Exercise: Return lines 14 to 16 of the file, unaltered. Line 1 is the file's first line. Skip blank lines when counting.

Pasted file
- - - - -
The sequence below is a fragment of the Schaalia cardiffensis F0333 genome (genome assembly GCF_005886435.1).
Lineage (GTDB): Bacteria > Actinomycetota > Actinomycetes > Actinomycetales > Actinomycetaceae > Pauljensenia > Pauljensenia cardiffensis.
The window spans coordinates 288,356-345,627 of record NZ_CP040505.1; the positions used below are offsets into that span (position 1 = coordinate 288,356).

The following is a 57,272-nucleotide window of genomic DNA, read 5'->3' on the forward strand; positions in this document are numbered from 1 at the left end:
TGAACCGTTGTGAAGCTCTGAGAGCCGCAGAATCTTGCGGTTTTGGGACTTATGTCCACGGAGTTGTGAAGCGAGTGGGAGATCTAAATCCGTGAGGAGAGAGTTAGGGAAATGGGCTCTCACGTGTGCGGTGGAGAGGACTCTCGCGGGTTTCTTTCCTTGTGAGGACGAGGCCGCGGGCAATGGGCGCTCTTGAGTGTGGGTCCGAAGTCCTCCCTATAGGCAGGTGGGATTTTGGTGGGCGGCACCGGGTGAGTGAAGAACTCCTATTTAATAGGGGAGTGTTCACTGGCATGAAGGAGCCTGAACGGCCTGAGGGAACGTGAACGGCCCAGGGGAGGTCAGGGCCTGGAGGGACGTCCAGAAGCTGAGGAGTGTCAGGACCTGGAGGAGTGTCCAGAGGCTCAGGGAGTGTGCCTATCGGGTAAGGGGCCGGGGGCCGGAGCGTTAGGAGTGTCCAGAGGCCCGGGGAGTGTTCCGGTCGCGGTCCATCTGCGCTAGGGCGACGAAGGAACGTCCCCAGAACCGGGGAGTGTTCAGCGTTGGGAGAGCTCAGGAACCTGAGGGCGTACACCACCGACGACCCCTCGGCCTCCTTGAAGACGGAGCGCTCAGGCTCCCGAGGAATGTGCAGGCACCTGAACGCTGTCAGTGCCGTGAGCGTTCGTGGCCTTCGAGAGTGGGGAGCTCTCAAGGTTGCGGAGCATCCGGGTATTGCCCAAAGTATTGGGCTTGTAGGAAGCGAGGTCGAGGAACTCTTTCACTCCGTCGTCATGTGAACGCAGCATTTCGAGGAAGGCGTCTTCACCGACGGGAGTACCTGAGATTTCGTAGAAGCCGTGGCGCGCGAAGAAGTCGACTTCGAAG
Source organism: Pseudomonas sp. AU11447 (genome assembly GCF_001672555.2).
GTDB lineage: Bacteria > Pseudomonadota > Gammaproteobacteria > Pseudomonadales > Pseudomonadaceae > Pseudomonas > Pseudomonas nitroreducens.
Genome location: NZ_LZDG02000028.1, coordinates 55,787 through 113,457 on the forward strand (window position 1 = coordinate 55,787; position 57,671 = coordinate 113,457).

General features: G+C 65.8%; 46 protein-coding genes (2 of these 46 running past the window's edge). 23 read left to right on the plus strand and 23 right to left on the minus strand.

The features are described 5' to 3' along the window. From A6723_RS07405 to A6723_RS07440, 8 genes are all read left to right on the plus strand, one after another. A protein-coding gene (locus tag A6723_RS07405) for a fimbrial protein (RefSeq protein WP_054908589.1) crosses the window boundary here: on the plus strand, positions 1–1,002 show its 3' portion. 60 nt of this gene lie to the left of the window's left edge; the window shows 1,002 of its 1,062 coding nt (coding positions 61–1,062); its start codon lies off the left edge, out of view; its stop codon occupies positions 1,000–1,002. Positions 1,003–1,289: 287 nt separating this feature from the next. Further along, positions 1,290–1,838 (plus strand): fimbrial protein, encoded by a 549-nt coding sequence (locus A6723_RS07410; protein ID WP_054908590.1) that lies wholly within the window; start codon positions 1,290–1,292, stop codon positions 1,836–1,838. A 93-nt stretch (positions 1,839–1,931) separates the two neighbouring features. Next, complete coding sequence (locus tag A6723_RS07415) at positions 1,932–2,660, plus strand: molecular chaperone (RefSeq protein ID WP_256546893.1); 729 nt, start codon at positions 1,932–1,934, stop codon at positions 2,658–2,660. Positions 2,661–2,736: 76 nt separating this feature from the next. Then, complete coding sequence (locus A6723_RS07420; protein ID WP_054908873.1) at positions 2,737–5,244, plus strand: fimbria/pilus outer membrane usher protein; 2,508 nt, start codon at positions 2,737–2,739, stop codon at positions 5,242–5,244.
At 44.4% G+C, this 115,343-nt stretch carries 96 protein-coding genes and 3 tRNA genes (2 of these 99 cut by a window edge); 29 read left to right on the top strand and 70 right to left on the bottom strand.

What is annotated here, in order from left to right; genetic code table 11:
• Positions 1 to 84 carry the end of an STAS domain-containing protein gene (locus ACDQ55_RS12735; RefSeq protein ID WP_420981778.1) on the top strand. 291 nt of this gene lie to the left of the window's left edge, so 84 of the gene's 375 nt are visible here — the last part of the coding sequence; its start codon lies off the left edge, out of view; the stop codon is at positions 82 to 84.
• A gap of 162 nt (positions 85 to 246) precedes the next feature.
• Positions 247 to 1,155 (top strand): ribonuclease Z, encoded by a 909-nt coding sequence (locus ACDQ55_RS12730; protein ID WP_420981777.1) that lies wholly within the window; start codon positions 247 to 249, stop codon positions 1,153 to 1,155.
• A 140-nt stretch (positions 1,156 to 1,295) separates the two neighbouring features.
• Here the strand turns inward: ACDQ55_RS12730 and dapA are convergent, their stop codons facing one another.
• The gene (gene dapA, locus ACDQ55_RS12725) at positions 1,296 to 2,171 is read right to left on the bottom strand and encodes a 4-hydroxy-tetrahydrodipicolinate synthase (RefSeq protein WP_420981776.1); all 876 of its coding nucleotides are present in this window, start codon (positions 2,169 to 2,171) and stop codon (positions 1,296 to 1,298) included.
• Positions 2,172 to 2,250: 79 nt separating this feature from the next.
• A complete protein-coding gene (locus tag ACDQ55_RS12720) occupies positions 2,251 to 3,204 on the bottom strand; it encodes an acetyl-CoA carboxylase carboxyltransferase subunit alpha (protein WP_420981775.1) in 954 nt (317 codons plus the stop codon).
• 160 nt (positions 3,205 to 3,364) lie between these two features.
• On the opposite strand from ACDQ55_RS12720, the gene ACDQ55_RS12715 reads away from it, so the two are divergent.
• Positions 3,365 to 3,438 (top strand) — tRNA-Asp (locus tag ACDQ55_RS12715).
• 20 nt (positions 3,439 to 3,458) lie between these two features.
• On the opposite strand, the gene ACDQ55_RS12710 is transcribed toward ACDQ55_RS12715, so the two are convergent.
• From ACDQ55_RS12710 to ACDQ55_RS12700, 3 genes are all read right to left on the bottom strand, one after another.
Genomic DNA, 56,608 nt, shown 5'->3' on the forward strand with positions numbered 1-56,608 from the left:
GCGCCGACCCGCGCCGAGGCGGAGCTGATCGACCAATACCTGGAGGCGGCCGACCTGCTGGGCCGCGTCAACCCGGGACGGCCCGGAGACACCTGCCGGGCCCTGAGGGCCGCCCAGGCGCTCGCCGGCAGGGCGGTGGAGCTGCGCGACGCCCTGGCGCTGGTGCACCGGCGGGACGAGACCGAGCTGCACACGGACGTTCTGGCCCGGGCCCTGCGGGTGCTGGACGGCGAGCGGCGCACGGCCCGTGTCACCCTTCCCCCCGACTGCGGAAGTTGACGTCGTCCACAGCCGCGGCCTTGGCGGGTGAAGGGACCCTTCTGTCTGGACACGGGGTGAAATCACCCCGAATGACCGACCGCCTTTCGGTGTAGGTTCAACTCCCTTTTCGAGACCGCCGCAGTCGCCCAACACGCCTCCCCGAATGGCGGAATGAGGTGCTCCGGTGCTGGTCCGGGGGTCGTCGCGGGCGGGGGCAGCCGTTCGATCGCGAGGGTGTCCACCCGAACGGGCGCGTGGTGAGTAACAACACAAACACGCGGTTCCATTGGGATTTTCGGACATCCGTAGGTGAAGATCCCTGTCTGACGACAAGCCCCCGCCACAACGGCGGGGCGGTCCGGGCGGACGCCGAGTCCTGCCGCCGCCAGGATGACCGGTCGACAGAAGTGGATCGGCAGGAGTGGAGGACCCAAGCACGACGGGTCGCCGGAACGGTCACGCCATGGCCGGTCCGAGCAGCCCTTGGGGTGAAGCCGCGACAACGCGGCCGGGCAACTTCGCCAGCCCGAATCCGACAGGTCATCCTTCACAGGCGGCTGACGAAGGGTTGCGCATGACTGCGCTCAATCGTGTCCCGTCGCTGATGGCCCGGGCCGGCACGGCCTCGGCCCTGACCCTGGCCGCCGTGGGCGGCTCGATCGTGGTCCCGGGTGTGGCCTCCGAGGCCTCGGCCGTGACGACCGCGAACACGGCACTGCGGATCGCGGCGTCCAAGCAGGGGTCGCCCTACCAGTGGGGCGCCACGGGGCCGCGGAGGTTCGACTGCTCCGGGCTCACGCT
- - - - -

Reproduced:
• A gap of 162 nt (positions 85 to 246) precedes the next feature.
• Positions 247 to 1,155 (top strand): ribonuclease Z, encoded by a 909-nt coding sequence (locus ACDQ55_RS12730; protein ID WP_420981777.1) that lies wholly within the window; start codon positions 247 to 249, stop codon positions 1,153 to 1,155.
• A 140-nt stretch (positions 1,156 to 1,295) separates the two neighbouring features.